I grieve to remember times
when my words have been scalding, fiery, evil.
when they have set a course of destruction and death
instead of truth and life.

and I am a teacher.
I teach my sons.
day in,
day out,
they hear my words.
weighty words.

You are the Great Giver of Life.
the Holy One.
the Word.

help me to abide in You.
to be so connected
that my words reflect,
always reflect You,
the Living Word.
help my tongue to be controlled,
to always give life
and never fiery death.

thinking of many connected scriptures today but dwelling on James 3

Tuesday, October 20, 2009


I have a dear friend who lives in Oregon. Our birthdays are only three days apart, and we have been friends since before we could walk. We have so many sweet memories of our growing-up years. She was even able to come and be the maid of honor for my wedding.
Well, last Saturday (my actual birthday) I was taking some trash out late in the evening when I found a package on my side doorstep. It was a thoughtful package from my dear friend.

A sweet card, magnetic notepads, lightly scented green candles, homemade biscotti in a special "i love cookies bag, Good Earth Chai tea, a giant bar of chocolate...all packaged in a charming tin. She managed to include some of my favorite things. It reminded me just how delightful being friends can be--not because of the things (as nice as they are) but because of the thought and care that she put into it all to let me know she cares about me.

Monday, October 19, 2009

The Elinor Bag

When my parents were on vacation last summer, my mom found a pattern for a Very Cute bag. She liked it so much, that she bought the pattern for me. I purchased the fabric for the bag with a gift certificate that Benjamin got for me to buy some fabric at our local quilt shop. I have been hanging on to this project, waiting until I had some other projects finished before starting it. Last week I was finally able to make my long-planned bag. I was oh, so pleased with the results. I love the vintage-look lily of the valley print, and I love that this bag will go with my brown shoes or my black ones.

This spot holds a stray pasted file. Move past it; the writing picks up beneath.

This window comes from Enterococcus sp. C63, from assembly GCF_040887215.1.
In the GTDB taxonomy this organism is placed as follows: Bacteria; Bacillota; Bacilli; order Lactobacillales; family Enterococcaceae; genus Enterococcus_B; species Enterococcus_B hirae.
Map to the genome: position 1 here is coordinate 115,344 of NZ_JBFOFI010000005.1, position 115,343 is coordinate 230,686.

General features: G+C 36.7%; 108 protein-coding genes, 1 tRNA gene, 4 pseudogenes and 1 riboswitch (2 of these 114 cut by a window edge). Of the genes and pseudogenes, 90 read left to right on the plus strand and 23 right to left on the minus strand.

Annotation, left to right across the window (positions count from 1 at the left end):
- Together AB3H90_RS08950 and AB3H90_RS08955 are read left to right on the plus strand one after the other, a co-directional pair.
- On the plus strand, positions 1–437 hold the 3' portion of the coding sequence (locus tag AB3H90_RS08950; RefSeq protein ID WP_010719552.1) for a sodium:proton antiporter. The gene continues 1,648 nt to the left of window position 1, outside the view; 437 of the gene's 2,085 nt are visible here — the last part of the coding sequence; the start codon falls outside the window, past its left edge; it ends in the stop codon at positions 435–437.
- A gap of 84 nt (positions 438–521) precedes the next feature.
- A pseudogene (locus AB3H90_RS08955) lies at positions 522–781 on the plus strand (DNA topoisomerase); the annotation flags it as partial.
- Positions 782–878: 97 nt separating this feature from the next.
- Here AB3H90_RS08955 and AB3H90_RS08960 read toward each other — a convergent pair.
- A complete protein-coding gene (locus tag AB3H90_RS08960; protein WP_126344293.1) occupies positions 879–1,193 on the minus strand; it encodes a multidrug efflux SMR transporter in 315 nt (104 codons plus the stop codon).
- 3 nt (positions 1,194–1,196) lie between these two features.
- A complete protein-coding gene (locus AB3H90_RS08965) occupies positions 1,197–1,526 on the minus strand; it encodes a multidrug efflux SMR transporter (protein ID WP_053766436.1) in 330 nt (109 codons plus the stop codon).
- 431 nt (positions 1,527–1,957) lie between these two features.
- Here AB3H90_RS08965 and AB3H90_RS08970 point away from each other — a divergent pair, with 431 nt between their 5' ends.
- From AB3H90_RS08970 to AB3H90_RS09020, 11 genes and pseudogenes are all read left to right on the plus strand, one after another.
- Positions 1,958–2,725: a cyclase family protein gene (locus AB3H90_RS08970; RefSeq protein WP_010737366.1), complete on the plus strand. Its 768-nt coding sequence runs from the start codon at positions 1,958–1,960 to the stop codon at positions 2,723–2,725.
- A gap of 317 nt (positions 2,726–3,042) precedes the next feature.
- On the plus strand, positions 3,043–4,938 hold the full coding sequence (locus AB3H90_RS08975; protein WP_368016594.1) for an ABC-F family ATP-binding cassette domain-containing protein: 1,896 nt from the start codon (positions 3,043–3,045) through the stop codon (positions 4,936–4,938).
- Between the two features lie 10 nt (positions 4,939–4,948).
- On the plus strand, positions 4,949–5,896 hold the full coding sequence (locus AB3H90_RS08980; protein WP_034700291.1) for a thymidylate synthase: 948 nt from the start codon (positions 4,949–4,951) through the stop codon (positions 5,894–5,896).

I also love all the customized pockets; I have a special pocket for everything I usually carry in my purse. No more digging around in the bottom of my purse searching for the chapstick! The only problem, if it can be called that, is all the extra space. For a few minutes I wondered what I was going to do with it since I had pockets for everything I carry in my purse.
I didn't wonder for long! In went some diapers, a spare sleeper, a couple of burp cloths, and the necessary snacks. Voila! I had a perfect purse/diaper bag combination!
I have made quite a few bags before, but I learned several new and very helpful things as I followed the pattern for this one. One thing is the value of Pelon Fusible Fleece. It is marvelous for adding a little substance to a bag without making it bulky! I am sure I will be using it again and again. I also learned how to make boxy corners. All of my previous bags had two dimensional corners; this one's corners are three dimensional. I have already used this knowledge for another bag (more on it later) and hope to use it for many more bags in the future.
Little Man enjoys helping me sew. He likes sitting next to me, playing with my pin cushion, and handing me pins as I need them. Sometimes he even is still enough to sit on my lap and watch me sew (he especially likes watching button holes be made). And sometimes he is just plain goofy-fun, as I managed to capture with my camera.

Two Months

Brother's two month birthday has come and gone. It is amazing how quickly time is flying. We have settled into what routine we can have with a new baby and are enjoying watching him grow and change.
We have very few photos of Little Man and I when he was an infant, so I decided to set up my camera on its tripod and make use of the self-timer feature. It was a good experience; I learned a lot and got a few good photos to boot!

His favorite things still include eating and sleeping, but the things he enjoys are expanding. He absolutely loves making eye contact and "conversing." He has such a sweet little voice and says charming things like: "a-GOOO," "hiiiiiii," "boooo," "aaaah," and "cooo." The two children my mom babysits after school love trying to figure out what he is saying ("He said hi to me!"). He also loves interacting with his big brother. They "talk" and smile at each other, and Little Man narrates what Brother is doing. Brother has also discovered that he likes his play mat. He squirms and smiles and maybe even tries to bat at the dangling toys with his hands (I'm not sure he is doing it intentionally, but sometimes it seems like he did).
This month has been so full and good, and I am looking forward to seeing what new things he learns and does this coming month.


raindrops falling all around
pattering on my roof
providing life-giving moisture
as they soak into the earth

reminding me of God's love and grace
as He pours out His rain on the righteous
and the unrighteous alike

inspiring me to love like He does
not only those who love me
but also those who hate

thinking about matthew 5 today

Friday, October 16, 2009